From wet pants to vanishing views - hillwalking is supposed to be uplifting, yet so often the sunny uplands of our imagination turn out to be dank, dismal and uncomfortable. Why will no-one admit it? John Burns has uncovered the hard way the truths 'they' failed to warn him of.
I am utterly and profoundly miserable as I descend the Lairig Ghru, heading for the Linn of Dee in the heart of the Cairngorms. Snow has been driven into my face for hours and my chest is coated in a centimetre of icy slush. As I lose altitude the snow turns to rain and penetrates every crevice of my body.
Now I experience the ultimate in humiliation as water seeps into my underwear. For hours I have been trying to convince myself that, despite the conditions, I am dry. Now I am forced to admit, as my genitals are caressed by trickles of water like the icy fingers of the Grim Reaper, that I am soaked to the skin.
I passed a cattle-shelter an hour ago trudging towards the little wood that marks the car park which is my goal. Peering from beneath my hood I notice that, despite walking for an hour, the cattle shelter is no further away and the wood no closer.
What am I doing in this miserable hell? And why? Then I remember; I'm enjoying myself.
Forty years ago, I told my mother I was starting hillwalking. She was delighted, hoping that the outdoors would turn her psychedelic, long-haired, hippy son into the rugged lumberjack she longed to see. She rushed off to local jumble sales to find woollen underwear and other manly clothing, hoping that this would protect me from everything the weather could produce. Her eyes shone with excitement as she told me what good exercise it would be, how I would see dramatic views and meet exciting people. Family, friends and acquaintances all enthusiastically concurred. The hills would be the making of me.
Over the years since I have learnt, the hard way, that they didn't know anything whatsoever about a life wandering the mountains. Here are the things they should have warned me about.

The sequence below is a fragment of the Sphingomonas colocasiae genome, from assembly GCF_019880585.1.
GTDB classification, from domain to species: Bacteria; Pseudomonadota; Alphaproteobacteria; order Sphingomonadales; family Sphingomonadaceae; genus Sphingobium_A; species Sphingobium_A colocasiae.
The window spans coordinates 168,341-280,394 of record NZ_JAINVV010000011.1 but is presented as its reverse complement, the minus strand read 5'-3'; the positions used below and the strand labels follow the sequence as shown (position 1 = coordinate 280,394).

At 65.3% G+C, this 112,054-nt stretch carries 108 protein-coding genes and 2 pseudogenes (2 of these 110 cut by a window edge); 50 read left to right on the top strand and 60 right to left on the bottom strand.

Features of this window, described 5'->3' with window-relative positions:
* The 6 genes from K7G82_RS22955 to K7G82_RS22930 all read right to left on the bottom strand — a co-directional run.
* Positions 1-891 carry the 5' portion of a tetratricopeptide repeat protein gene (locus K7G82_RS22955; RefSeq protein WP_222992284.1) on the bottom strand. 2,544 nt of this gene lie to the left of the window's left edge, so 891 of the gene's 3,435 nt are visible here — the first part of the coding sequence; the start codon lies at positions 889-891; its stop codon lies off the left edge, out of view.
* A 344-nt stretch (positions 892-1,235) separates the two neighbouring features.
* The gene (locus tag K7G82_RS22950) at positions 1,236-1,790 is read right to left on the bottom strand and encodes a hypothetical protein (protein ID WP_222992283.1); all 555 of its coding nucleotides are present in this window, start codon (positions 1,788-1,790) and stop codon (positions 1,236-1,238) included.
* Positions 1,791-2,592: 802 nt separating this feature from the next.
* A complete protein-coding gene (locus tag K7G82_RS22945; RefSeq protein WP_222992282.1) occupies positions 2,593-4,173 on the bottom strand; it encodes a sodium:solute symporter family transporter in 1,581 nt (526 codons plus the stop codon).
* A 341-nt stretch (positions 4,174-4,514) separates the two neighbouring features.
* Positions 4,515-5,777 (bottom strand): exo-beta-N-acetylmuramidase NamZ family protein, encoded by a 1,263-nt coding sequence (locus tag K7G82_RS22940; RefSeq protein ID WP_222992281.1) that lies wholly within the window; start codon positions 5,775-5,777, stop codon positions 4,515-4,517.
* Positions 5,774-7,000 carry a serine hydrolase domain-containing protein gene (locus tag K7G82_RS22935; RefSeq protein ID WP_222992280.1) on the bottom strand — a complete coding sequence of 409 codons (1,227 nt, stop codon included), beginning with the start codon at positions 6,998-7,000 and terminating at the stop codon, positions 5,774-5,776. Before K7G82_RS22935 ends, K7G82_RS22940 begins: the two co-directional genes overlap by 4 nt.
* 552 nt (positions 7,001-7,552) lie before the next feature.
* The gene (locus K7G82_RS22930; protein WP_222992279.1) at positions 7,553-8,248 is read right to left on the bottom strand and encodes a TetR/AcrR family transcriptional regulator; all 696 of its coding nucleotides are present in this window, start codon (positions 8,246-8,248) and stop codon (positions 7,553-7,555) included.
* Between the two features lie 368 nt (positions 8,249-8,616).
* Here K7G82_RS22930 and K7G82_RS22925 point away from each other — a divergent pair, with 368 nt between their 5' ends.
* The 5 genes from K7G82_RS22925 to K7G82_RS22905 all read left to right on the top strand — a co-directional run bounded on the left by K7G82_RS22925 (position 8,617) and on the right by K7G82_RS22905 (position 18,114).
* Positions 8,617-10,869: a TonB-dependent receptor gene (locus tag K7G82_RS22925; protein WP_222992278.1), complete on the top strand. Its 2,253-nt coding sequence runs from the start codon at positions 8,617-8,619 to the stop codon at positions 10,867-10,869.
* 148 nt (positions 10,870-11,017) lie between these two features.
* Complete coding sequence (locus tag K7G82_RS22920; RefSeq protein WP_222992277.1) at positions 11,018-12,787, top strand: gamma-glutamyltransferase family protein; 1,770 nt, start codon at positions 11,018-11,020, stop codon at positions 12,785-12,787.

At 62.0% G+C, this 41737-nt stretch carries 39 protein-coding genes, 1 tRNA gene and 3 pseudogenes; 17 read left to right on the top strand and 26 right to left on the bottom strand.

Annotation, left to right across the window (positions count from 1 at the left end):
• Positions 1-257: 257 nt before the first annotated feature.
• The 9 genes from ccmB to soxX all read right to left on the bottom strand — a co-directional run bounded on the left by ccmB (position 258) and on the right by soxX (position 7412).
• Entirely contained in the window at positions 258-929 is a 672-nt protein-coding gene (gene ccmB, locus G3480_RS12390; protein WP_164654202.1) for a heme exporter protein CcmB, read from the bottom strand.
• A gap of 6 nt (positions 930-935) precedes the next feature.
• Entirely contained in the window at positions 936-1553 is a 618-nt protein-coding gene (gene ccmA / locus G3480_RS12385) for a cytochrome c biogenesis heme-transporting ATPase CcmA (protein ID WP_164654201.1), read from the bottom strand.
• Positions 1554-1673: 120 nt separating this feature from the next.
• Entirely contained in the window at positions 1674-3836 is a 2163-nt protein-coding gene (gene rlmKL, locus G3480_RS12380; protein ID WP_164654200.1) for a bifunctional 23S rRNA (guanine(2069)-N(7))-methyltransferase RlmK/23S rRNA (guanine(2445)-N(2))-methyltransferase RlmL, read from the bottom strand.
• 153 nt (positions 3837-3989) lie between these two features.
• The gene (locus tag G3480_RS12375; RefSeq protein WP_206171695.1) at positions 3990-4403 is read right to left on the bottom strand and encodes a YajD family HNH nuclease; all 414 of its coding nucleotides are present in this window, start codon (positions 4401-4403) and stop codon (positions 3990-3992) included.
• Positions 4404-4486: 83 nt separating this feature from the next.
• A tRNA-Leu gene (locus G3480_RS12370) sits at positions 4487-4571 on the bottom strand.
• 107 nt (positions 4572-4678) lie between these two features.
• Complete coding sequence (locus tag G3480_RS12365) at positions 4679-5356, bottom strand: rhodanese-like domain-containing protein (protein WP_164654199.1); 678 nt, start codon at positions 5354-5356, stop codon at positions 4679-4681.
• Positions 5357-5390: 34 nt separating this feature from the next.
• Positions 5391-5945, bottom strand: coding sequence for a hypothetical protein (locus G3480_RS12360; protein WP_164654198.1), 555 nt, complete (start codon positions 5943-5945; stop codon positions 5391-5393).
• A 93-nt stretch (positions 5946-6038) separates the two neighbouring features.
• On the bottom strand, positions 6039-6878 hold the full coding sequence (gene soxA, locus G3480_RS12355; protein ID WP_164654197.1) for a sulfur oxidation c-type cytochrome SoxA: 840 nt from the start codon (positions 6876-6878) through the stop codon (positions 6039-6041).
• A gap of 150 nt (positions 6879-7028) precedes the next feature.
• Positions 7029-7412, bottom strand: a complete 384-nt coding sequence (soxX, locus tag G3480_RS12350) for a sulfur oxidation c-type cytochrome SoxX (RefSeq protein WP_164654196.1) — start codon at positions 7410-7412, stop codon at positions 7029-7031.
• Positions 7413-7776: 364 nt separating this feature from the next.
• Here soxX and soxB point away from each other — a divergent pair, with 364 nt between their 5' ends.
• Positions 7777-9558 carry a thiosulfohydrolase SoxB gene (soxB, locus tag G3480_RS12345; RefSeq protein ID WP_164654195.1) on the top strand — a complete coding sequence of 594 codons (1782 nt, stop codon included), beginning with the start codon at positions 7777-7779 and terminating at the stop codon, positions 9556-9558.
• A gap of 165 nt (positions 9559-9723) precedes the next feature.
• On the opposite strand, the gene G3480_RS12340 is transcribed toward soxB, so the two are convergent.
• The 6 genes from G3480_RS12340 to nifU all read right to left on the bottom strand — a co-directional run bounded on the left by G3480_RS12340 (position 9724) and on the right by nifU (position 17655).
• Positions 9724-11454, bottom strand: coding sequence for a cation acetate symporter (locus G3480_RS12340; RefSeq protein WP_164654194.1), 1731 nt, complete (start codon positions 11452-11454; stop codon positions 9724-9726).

Open any magazine or walk in to an outdoor shop and what do you see? Geographical pornography. Images of slim happy people striding through the mountains grinning like baboons. Oh, and they are dry, they are always dry so, so very dry. No soggy underpants for these jolly hill goers. Not one drop of that cold, wet stuff that at this very moment is tickling my unmentionables ever touches their skin. Whenever the pushers of outdoor equipment admit to the existence of rain, it's shown rolling like silvery jewels off the clothing of happy hill goers.
1. They never told me that, in forty years on the hill, I'd be wet most of the time.
I put on the woollen underwear my mother bought me from jumble sales and it itched like fury and every second step I took was punctuated by frantic scratching. I didn't know it at the time but those early days on the hill were merely an introduction to a lifetime of discomfort. Since then boots have ripped my heels to shreds and given me blisters on every toe and filled with so much water I could open a swimming pool. Rain has run down my neck, up my sleeves, condensation has soaked my back. Hillwalking has meant a lifetime of discomfort that continues even when I am asleep, turning my dreams into nightmares. I've slept in huts crammed with farting Germans, on bare floorboards in draughty bothies and been frozen solid on the concrete steps of remote railway platforms. All that, of course, only encompasses the periods I've spent enjoying the comfort of a man-made shelter, it excludes endless nights in that living hell that is camping. You wouldn't force your dog to sleep in a tent, and yet it's sold as a wholesome activity for hearty humans.